Marc Faber on Yields, Stocks, Cash, and
The Fallout of his Recent Comments
Forced off the boards of Sprott, NovaGold, and Ivanhoe Mines
Extended Interview With Marc Faber Transcript:
Daniel Ameduri: With the current trends that you’re seeing right now… Where do you suggest people look to for investments, specifically anybody looking for a yield?
Marc Faber: Yes, I’d just like to return to Trump for one second and say the following. I admire him having a thick skin so he can take criticism from just about anyone. The media is especially very against him. It probably has a negative impact on your psyche if every day someone goes after you. So far he’s done relatively well in that respect. Out of the question of economic trends and where to find yield, this is one of the problems. Today, you can invest in Treasuries, 10-year Treasuries. The yield is around 2.3%. You can buy European bonds. German bonds have less than ½ a percent yield. Swiss bonds have a negative rate of interest. Even Italian and Portuguese bonds, in Spanish anyway, they have a lower yield than the U.S. 10-year Treasury. Isn’t it amazing that someone would buy Portuguese bonds at the lower yield than the U.S. Treasury? The junk bond market in Europe has a lower yield than Treasuries (it varies every day) or about an equal yield to U.S. Treasuries. So the whole market has been essentially distorted through central banks’ accumulation of assets, mostly fixed interest assets. In Japan, the central bank also buys equities through CTS. They control, I think over 70% of CTS on the Nikkie. Now, the question is whether or not you can find yield. Well, there isn’t that much yield anymore. In the U.S., you can get 2.3% on the 10-year Treasury. That’s the maximum you can earn over 10 years. And that’s why when you asked me about equities before, yes, the whole thing will come to an end one day, at least everything will crash. But, you understand, if you tell me “Marc, here is a million dollars. Now, you have to go to jail because you’re crazy, and stay in jail for ten years, but you can choose to invest your money, this million dollars, in something like stocks, bonds, or anything.” Well, I think that over ten years, here’s another example. In Europe, I can find lots of companies that have a dividend yield of, say, 4-5%, but the bond market yields less than 2%. So under these circumstances, which do you invest the money in for 10 years? I think I would choose stocks.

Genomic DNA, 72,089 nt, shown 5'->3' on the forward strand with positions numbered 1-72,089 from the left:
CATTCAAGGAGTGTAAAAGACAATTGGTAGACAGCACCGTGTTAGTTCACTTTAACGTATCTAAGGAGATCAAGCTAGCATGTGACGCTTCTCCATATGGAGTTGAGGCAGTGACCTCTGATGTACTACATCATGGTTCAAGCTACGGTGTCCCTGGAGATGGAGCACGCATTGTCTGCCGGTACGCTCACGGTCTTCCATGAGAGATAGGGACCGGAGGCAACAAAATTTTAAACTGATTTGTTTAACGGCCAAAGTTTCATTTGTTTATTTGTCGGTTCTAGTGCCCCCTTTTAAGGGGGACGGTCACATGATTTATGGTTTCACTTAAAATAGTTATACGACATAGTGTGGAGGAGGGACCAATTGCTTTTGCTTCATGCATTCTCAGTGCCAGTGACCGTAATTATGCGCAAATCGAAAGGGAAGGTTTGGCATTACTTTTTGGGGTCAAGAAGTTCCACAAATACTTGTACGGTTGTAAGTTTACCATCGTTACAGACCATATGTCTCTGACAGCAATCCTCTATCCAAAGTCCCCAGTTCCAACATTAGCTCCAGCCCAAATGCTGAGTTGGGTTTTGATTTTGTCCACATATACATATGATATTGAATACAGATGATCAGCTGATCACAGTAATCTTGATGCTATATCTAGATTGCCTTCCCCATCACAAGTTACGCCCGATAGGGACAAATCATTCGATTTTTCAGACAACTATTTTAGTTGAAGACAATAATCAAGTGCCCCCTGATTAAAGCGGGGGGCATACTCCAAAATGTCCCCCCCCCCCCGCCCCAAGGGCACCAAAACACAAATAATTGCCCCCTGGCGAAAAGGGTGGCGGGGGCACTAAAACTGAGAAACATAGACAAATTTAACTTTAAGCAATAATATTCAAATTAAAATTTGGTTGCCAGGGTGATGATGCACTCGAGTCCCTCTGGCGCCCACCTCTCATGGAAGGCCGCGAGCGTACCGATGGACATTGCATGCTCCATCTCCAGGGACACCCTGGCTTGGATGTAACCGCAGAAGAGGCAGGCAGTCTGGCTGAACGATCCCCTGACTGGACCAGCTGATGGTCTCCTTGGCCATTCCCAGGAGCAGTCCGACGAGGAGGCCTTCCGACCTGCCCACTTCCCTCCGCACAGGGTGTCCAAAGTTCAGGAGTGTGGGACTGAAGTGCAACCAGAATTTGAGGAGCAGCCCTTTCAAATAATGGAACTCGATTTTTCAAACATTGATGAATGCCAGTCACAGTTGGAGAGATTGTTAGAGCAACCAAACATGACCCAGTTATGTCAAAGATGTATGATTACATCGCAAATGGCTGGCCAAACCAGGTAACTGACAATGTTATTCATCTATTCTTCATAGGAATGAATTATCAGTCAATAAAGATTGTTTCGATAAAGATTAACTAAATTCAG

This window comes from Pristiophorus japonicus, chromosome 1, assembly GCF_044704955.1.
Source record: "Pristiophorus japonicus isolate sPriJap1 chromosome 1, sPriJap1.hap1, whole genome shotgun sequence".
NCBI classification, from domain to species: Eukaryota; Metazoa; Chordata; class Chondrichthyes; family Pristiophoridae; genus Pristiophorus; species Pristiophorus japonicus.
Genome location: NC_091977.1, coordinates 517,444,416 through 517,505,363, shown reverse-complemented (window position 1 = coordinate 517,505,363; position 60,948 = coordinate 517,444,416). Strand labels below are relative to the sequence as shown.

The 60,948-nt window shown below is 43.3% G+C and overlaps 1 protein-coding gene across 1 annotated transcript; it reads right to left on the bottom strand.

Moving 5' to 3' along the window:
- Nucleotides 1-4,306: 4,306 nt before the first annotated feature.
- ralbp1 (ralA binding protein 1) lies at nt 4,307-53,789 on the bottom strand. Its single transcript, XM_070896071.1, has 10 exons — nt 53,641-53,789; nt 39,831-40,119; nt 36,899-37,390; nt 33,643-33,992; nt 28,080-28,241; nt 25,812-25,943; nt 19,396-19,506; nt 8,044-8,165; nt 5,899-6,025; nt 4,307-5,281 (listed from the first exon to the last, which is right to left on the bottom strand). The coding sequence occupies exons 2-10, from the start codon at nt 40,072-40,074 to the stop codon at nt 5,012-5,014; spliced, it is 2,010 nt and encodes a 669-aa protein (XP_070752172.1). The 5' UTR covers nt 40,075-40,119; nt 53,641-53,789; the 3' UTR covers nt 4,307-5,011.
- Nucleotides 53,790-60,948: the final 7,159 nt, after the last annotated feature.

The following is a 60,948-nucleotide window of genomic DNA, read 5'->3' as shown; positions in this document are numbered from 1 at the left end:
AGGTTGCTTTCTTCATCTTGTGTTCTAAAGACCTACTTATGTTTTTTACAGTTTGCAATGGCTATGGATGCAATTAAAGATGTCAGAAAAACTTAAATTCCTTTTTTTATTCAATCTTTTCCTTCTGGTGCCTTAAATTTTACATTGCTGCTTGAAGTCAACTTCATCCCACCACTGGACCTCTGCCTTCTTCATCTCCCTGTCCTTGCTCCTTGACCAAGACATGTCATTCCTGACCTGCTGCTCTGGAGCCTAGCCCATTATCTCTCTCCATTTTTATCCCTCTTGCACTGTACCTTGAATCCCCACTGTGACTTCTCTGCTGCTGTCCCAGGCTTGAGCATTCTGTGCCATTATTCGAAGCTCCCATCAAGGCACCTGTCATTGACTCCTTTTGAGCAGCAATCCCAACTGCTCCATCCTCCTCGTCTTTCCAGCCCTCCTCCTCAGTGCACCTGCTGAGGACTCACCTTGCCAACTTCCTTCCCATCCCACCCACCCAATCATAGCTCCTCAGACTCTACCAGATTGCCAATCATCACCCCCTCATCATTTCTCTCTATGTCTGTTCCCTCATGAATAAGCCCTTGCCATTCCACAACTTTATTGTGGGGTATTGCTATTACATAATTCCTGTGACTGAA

Daniel: Are there any agriculture or farmland investments? I know you’ve recommended farmland before, but are there any funds that you suggest that people can get cash flow from?
Marc: I’m not that familiar with farmland funds. I am familiar with some plantation companies here in Asia. Some of them have like a 5% yield. They produce rubber or they produce soybeans, and sugar. So there are opportunities, but for these stocks to perform very well, they essentially need rising agricultural commodity prices. In the U.S., you can play rising commodity prices for agriculture by owning a fertilizer company.